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Keep the good bit of quantum mechanics

Posted: Sat Mar 03, 2012 2:44 am
by EugeneMorrowTEW
The “good bit” of quantum mechanics (qm) is the predictions, right to 11 decimal places at times.

Unfortunately the “good bit” comes with quantum weirdness – claims of multiple universes, effects backwards in time, and more. How do we keep the “good bit” with no weirdness? A new theory.

Consider a particle going from a source to a detector. In qm, a wave function goes with the particle.

Let’s remind ourselves of reciprocity: a radio antenna is equally good as a transmitter and receiver of radio waves. The waves travel equally well going in or out.

Apply this to the particle. We cannot see the wave function so how does qm know the direction of the wave? The direction is a hidden assumption behind qm. It’s time to challenge that assumption.

qm:..wave....-----> theory:....wave....<-----
.......particle ----->.............................particle ----->

The new theory has the wave in the opposite direction. The source responds to the incoming waves and sends back a particle, which follow the waves back, changing direction as the waves do.

The double slit experiment works with the other wave direction. Later, I will post diagrams. For now, just a short summary. Waves start from every point on the detector (say D1) and travel in the opposite direction through the slits. The waves from D1 interfere with themselves only at the source. The source sends a particle based on the amount of interference arriving. The particle follows the wave from D1 (that stimulated it) because the waves from D1 are still arriving continuously. The particle follows the waves back to D1. This gives exactly the same result as qm.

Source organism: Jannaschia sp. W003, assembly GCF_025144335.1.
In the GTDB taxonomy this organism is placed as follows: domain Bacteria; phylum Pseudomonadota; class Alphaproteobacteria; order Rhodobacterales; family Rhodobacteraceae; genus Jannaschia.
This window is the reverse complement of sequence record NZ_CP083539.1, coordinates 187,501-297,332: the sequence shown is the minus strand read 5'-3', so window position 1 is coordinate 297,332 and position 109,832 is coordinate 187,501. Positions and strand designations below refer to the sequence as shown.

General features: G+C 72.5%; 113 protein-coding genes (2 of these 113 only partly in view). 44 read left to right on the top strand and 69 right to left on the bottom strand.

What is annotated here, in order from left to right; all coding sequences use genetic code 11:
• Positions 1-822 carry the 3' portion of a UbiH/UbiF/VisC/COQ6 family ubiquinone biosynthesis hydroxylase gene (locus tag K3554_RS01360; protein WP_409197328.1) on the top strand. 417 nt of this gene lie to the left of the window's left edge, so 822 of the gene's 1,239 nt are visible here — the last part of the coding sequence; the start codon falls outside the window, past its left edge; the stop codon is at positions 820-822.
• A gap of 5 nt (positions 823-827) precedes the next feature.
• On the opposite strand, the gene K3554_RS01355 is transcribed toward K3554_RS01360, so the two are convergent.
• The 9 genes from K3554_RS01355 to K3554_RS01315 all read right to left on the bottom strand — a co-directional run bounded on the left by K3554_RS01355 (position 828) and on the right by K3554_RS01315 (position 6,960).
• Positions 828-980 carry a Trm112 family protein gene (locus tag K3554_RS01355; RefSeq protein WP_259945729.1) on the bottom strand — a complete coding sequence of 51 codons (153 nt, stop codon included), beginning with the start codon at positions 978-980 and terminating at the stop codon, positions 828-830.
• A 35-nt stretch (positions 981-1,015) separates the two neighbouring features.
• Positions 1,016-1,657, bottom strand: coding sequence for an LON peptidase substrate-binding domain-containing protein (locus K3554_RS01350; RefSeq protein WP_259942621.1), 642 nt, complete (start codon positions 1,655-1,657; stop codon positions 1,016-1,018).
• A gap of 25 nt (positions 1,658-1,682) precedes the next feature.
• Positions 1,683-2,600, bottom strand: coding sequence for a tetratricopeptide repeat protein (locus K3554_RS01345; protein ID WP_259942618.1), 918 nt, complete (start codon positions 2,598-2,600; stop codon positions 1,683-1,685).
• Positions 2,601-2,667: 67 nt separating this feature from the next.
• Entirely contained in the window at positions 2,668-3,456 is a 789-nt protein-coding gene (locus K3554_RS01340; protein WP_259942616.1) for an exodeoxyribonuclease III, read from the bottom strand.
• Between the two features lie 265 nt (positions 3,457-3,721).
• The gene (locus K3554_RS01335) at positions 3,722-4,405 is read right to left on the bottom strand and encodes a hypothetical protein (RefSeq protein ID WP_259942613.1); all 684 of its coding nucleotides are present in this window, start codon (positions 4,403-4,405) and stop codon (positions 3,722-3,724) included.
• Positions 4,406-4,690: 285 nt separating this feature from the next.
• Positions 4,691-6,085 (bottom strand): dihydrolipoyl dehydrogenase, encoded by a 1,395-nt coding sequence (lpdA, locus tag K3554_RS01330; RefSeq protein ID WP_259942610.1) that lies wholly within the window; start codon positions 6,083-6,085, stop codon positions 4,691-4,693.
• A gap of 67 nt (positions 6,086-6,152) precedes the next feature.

Both theories have an explanation for all experiments. Thanks to reciprocity, the new theory has exactly the same mathematics and predictions as qm, so we keep the good bit.

Is there an experiment that separates the two theories? Yes – see the neutron experiment below, where neutrons always go to the right:

Nuclear reactor...----->..Neutron Interferometer (NI)..----->..Analyzer crystal..----->..Detector

Result:.....................2. ... changes NI result......<-----.....1. New crystal ...

The key effect is that a new analyzer crystal changes what is happening in the interferometer. See H. Kaiser, R. Clothier, S.A. Werner, H. Rauch, H. Wölwitsch, “Coherence and spectral filtering in neutron interferometry”, Physical Review A, Vol 45, number 1, Jan 1992.

In qm, everything goes left to right here so the effect happens backwards in time (quantum weirdness). In the new theory, waves are going right to left so the effect happens in normal time. This is just one example of how the new theory removes the quantum weirdness.

The qm founders did not have this experiment, and never considered the other wave direction. Which wave direction makes sense to you?

The new theory is the Theory of Elementary Waves (TEW) and there are more benefits than just removing all the quantum weirdness. TEW gives a reason why momentum is conserved for particles. TEW also gives a new understanding of magnetism, especially the Faraday effect. TEW is local and deterministic, so cause and effect are always clear. TEW is already fully consistent with Special Relativity, and even predicts Special Relativity. We get all this from just considering the opposite wave direction.

For more, read “The Theory of Elementary Waves by Dr. Lewis E. Little, 2009, ISBN 978-0-932750-84-6, published by New Classics Library, Georgia, USA. On Amazon: The Theory of Elementary Waves (isbn=0932750842)

For more web info on TEW, see